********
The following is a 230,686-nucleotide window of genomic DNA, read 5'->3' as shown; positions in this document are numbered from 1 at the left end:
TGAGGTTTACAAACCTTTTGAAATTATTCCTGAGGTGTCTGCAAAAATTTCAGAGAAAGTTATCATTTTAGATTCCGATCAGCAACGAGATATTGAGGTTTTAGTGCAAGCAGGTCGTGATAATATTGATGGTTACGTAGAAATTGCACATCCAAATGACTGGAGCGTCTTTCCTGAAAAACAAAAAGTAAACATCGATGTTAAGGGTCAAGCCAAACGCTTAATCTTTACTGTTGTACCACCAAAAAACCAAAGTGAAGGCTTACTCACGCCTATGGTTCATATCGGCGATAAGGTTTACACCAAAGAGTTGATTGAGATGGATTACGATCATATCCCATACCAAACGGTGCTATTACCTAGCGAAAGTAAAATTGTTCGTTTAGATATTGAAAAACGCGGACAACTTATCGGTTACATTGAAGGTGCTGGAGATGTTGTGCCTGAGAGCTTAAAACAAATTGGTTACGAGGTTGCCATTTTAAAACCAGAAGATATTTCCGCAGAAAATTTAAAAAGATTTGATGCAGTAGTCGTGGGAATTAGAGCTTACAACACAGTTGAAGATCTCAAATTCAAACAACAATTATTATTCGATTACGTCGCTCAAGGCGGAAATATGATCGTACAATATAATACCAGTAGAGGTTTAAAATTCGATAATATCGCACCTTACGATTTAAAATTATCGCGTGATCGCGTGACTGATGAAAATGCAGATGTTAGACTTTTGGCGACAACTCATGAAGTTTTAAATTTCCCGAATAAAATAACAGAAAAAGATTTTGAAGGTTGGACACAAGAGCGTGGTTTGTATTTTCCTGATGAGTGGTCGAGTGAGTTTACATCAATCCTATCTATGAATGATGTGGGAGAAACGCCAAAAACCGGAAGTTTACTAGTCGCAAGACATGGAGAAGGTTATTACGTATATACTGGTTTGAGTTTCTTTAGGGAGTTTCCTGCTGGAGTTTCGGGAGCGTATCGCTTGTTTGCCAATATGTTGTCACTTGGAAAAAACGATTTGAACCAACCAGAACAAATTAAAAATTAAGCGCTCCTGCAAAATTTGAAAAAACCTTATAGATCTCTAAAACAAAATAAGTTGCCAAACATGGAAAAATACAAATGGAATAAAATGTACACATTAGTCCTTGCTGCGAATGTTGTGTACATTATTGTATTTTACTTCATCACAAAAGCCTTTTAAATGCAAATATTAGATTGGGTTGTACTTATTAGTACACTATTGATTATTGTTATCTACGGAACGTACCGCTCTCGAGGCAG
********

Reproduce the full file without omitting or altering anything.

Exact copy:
The following is a 230,686-nucleotide window of genomic DNA, read 5'->3' as shown; positions in this document are numbered from 1 at the left end:
TGAGGTTTACAAACCTTTTGAAATTATTCCTGAGGTGTCTGCAAAAATTTCAGAGAAAGTTATCATTTTAGATTCCGATCAGCAACGAGATATTGAGGTTTTAGTGCAAGCAGGTCGTGATAATATTGATGGTTACGTAGAAATTGCACATCCAAATGACTGGAGCGTCTTTCCTGAAAAACAAAAAGTAAACATCGATGTTAAGGGTCAAGCCAAACGCTTAATCTTTACTGTTGTACCACCAAAAAACCAAAGTGAAGGCTTACTCACGCCTATGGTTCATATCGGCGATAAGGTTTACACCAAAGAGTTGATTGAGATGGATTACGATCATATCCCATACCAAACGGTGCTATTACCTAGCGAAAGTAAAATTGTTCGTTTAGATATTGAAAAACGCGGACAACTTATCGGTTACATTGAAGGTGCTGGAGATGTTGTGCCTGAGAGCTTAAAACAAATTGGTTACGAGGTTGCCATTTTAAAACCAGAAGATATTTCCGCAGAAAATTTAAAAAGATTTGATGCAGTAGTCGTGGGAATTAGAGCTTACAACACAGTTGAAGATCTCAAATTCAAACAACAATTATTATTCGATTACGTCGCTCAAGGCGGAAATATGATCGTACAATATAATACCAGTAGAGGTTTAAAATTCGATAATATCGCACCTTACGATTTAAAATTATCGCGTGATCGCGTGACTGATGAAAATGCAGATGTTAGACTTTTGGCGACAACTCATGAAGTTTTAAATTTCCCGAATAAAATAACAGAAAAAGATTTTGAAGGTTGGACACAAGAGCGTGGTTTGTATTTTCCTGATGAGTGGTCGAGTGAGTTTACATCAATCCTATCTATGAATGATGTGGGAGAAACGCCAAAAACCGGAAGTTTACTAGTCGCAAGACATGGAGAAGGTTATTACGTATATACTGGTTTGAGTTTCTTTAGGGAGTTTCCTGCTGGAGTTTCGGGAGCGTATCGCTTGTTTGCCAATATGTTGTCACTTGGAAAAAACGATTTGAACCAACCAGAACAAATTAAAAATTAAGCGCTCCTGCAAAATTTGAAAAAACCTTATAGATCTCTAAAACAAAATAAGTTGCCAAACATGGAAAAATACAAATGGAATAAAATGTACACATTAGTCCTTGCTGCGAATGTTGTGTACATTATTGTATTTTACTTCATCACAAAAGCCTTTTAAATGCAAATATTAGATTGGGTTGTACTTATTAGTACACTATTGATTATTGTTATCTACGGAACGTACCGCTCTCGAGGCAG